Dr. Bar-Sagi is a cancer biologist recognized for her work on processes that drive tumor progression. This includes her recent work that found pancreatic tumors program immune cells to break collagen into molecules that trigger fibrotic buildup, a known barrier to therapy. She is known particularly for her studies delineating the role of the RAS oncogene in enhancing tumor cell survival via metabolic changes and evasion of the immune system, and the use of chemical and nanobiology approaches to identify new treatments.
Since taking her role as chief scientific officer in 2011, Dr. Bar-Sagi has been instrumental in enhancing the national reputation of NYU Grossman School of Medicine, which was No. 2 among US medical schools for research in the most recent U.S. News and World Report ranking. She is also the recipient of the 2018 AACR Scientific Achievement Award and Lectureship, the 21st AACR Women in Cancer Research Charlotte Friend Memorial Lectureship, and an NCI Outstanding Investigator Award. She was also elected to the American Academy of Arts and Sciences.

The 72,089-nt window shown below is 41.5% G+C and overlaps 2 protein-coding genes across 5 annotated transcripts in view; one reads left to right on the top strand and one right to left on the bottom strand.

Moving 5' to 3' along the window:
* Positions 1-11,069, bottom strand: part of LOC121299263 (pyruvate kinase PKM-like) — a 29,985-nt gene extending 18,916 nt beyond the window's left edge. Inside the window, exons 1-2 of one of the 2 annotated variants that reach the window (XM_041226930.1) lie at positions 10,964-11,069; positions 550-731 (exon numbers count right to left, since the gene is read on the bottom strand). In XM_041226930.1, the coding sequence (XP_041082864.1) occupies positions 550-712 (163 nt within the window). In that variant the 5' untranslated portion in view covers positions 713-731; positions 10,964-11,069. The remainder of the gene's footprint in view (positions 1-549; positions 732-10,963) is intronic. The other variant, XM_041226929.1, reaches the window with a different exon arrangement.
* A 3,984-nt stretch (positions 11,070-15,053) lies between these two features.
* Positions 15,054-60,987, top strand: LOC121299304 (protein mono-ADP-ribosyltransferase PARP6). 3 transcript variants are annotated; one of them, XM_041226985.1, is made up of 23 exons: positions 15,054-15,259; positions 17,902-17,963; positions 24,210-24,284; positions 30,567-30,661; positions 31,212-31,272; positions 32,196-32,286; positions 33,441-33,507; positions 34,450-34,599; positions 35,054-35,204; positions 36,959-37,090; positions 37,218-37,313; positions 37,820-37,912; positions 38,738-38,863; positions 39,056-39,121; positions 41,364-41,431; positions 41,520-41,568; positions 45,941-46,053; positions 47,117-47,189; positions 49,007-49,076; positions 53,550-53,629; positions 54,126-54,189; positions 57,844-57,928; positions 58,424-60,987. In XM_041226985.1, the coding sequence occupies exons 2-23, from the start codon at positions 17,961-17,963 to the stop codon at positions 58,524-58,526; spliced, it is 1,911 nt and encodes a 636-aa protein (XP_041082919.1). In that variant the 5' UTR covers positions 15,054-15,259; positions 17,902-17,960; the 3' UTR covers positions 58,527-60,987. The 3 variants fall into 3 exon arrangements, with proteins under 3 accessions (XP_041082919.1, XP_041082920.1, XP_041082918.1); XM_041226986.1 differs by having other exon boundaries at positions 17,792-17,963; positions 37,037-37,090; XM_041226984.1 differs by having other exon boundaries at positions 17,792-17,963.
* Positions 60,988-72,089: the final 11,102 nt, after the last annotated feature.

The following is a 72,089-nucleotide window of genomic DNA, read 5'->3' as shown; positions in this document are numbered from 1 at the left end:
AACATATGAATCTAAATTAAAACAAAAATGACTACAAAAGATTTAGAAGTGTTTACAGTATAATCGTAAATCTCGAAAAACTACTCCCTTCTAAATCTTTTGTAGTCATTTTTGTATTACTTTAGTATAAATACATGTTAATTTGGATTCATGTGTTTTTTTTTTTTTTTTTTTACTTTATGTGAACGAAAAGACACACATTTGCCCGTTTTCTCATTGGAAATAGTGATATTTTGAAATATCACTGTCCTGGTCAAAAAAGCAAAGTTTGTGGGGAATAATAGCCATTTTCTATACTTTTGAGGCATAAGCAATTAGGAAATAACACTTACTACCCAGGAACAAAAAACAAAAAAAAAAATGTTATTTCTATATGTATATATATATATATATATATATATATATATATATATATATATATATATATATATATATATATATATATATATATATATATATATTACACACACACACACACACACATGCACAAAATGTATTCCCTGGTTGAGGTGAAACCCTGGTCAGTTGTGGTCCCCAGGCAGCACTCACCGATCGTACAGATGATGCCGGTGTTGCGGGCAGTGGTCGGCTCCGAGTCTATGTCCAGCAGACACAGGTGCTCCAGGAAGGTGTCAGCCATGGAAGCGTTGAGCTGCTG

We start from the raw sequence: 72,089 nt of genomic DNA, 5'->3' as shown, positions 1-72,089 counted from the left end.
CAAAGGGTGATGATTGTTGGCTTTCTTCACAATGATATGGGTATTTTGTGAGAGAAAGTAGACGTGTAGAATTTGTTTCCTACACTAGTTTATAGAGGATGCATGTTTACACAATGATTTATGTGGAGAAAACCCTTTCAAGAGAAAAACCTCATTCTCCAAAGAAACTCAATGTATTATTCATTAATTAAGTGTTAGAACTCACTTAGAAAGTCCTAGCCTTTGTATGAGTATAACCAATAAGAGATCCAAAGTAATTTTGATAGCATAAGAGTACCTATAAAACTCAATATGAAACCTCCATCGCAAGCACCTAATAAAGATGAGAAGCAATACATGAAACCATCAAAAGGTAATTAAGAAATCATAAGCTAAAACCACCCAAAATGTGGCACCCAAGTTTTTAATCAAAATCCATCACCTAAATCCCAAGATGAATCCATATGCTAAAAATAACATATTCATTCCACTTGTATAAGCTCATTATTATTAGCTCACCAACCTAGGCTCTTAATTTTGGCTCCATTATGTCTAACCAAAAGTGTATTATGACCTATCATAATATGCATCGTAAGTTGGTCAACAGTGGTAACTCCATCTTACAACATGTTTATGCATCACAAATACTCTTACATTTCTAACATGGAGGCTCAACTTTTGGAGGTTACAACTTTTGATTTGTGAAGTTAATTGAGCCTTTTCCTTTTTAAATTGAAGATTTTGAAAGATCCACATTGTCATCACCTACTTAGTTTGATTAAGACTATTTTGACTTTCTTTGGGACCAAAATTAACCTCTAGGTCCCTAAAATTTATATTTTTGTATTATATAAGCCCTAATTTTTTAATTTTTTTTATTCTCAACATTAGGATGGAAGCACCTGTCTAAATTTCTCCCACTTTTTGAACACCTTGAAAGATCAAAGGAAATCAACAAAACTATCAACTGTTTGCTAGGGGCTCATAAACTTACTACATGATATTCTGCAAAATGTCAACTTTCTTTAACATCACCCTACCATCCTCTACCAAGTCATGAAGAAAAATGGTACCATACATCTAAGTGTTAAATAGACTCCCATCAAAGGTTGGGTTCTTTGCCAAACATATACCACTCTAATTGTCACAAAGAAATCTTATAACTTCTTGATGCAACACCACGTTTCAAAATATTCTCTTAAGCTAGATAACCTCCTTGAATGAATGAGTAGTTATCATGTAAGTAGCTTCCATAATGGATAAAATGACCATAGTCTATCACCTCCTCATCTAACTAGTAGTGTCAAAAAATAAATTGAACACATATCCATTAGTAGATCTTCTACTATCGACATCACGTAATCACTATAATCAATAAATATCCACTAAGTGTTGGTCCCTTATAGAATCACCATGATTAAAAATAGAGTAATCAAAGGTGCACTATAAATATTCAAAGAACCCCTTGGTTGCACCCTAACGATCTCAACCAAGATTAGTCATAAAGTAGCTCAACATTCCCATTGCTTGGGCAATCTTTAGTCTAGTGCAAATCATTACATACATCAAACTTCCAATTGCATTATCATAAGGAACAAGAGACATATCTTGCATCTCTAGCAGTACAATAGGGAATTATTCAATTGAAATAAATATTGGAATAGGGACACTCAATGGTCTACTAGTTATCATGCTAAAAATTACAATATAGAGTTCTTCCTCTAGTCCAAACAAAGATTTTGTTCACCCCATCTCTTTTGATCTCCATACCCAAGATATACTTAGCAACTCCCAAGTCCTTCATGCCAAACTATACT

Dr. Bar-Sagi earned her undergraduate and master’s degrees from Bar-Ilan University, Israel, and her PhD from SUNY at Stony Brook. She was a postdoctoral fellow in the cell biology group at Cold Spring Harbor Laboratory. Before joining NYU School of Medicine Medical Center in 2006 as chair of the Department of Biochemistry, Dr. Bar-Sagi headed the Department of Molecular Genetics and Microbiology at SUNY at Stony Brook. In 2011, Dr. Bar-Sagi assumed the role of senior vice president and vice dean for science, chief scientific officer at NYU Langone. In addition to her elected position to the NAS, she is also a Fellow of the American Association for Cancer Research.